With the final decision about the Downtown Community Plan, which will govern changes to the downtown through 2030, scheduled for next Tuesday, housing advocates are concerned that some last-minute changes to the plan’s affordable housing requirements will ultimately undermine the goal of producing new housing in the area.
During discussion at the July 11 City Council meeting, City Council members advocated increasing affordable housing requirements. From 15 to 20 percent was the range recommended by city staff and the Planning Commission. Council upped the range of 20 to 30 percent, depending on the project size.
Leslie Lambert, a sitting Planning Commissioner and long-time affordable housing expert, wrote in an email to City Council earlier this week that she believed that new proposed requirements will essentially kill any significant housing growth downtown.
“The worst case scenario is that we will see no new housing being proposed, which is what San Francisco is facing with its new 25 [percent] inclusionary requirement for projects over 24 units,” she wrote, detailing San Francisco’s Measure C which voters passed there in 2016.
According to the new proposed downtown Santa Monica standards, in projects 40 to 50 feet tall, 20 percent of the units would have to be subsidized. Then for every two feet of height beyond 50 feet, another percent of affordable units is required. At 60 feet, the developer would have to include 25 percent subsidized units and at 70 feet, 30 percent.
So, at best, the affordability requirements will act as a de facto height limit. If San Francisco is a model, it’s likely that projects 60 feet or taller (that’s about four stories of housing and one floor of retail) won’t be proposed. Not only is this hard to swallow given the severity of the local and regional housing shortage, but it’s also disappointing from an environmental point of view, since Downtown Santa Monica is one of the most transit-rich areas of Santa Monica and as such density there goes much further toward reducing greenhouse gas emissions.
The pivot came at the 11th hour of a lengthy community process, as long-time observer and former Planning Commissioner Frank Gruber noted in his column about the July 11 meeting.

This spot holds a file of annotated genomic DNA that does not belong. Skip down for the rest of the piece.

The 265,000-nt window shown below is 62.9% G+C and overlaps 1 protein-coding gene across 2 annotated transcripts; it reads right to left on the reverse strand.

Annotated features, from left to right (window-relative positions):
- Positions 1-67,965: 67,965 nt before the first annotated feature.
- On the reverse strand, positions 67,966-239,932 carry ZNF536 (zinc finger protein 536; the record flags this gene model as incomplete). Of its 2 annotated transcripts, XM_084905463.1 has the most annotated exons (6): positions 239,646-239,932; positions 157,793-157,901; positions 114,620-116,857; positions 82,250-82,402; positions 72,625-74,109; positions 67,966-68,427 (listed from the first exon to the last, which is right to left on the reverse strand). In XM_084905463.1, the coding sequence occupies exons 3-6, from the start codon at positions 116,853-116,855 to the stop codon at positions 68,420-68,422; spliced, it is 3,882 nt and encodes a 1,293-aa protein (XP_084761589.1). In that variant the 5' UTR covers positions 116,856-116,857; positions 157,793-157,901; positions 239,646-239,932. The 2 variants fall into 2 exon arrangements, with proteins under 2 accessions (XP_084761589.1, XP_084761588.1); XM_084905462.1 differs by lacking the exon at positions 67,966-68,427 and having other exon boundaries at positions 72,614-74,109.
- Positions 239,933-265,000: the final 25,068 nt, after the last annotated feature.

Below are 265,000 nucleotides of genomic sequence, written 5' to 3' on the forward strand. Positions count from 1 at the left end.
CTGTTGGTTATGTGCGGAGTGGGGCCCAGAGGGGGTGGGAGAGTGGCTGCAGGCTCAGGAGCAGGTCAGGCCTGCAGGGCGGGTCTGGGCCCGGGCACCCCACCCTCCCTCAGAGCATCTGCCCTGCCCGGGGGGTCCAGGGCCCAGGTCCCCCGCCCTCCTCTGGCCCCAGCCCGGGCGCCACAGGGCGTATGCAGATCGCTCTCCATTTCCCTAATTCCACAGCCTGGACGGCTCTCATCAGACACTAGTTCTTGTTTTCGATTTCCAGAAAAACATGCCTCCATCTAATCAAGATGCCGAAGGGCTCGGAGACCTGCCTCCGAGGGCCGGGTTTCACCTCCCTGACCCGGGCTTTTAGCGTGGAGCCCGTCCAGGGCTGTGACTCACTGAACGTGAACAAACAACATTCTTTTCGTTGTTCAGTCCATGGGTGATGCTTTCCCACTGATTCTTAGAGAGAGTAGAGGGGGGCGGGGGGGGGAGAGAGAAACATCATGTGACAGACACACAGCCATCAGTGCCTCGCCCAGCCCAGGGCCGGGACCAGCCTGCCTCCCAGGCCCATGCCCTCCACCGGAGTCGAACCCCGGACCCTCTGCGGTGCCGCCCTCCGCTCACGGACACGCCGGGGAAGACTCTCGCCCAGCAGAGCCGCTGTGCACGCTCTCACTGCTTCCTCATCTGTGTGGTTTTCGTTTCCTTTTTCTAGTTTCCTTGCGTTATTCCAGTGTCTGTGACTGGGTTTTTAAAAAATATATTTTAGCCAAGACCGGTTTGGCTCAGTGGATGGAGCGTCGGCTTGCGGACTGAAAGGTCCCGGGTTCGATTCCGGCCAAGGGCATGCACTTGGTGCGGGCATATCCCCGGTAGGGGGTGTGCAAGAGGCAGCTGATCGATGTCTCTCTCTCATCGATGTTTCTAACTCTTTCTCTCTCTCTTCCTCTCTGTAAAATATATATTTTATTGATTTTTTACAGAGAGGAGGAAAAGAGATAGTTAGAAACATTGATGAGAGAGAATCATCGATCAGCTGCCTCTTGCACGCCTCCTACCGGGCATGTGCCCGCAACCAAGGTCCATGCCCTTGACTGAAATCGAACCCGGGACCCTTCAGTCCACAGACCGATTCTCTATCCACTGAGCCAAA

“[T]he debate over the very most contentious and significant issue—the amount of affordable housing to require for-profit developers to build—was based on a new financial analysis that had been assembled in admitted haste over the previous weekend in response to a recommendation from the Housing Commission to expand the required amount of affordable housing to 30 percent in some circumstances, a percentage more than what any other jurisdiction in California requires,” Gruber wrote about the July 11 City Council meeting.
“This analysis, by the City’s regular consultant, Paul Silvern, had not been released to the public for comment or even given to the councilmembers prior to the meeting. The first they heard of it was Silvern’s oral presentation Tuesday night,” wrote Gruber.
As of press time, the analysis was still not available to the public, though city officials said it would be released as part of the staff report for the July 25 meeting. (UPDATE: The staff report, and the feasibility analysis has been published here).
Santa Monica’s Downtown Community Plan has undergone some significant changes in the past few months. In April, city officials released an aggressively slow growth draft of the downtown plan, which was criticized as an inadequate response not only to the regional housing shortage but also to the growing crisis of global climate change.
After plenty of community input and a month of Planning Commission hearings, a revised version of the plan was released. The new version sought to streamline housing up to 60,000 square feet, though city staff thought the final draft could allow for streamline housing projects up to 90,000 square feet.
However, that number was outright rejected by Councilmember Kevin McKeown, who made the motion on July 11 to limit the streamlined process for projects up to 75,000 square feet while dramatically increasing the affordability requirements.
Downtown Santa Monica remains one of the last places in the city where new housing growth can occur without displacing existing housing and the residents that live within. The city’s updated Land Use and Circulation Element (LUCE), approved in 2010, aimed to guide much-needed housing growth to the city’s commercial boulevards, the downtown, and the formerly industrial area north of Olympic Boulevard and east of 26th Street.
Since then, however, the City Council voted narrowly to downzone the city’s boulevards, which has had a major chilling effect on housing growth there. Similarly, the collapse of the Bergamot Transit Village project on the site of the former Papermate factory in 2014 has stalled other housing projects in the area.
Lambert made the point that increasing affordability requirements is an empty gesture if the program won’t work. She, and others, believe that there will be little to no new housing production downtown under the proposed standards. In a city and a region already struggling with a major housing scarcity problem, that’s not good news.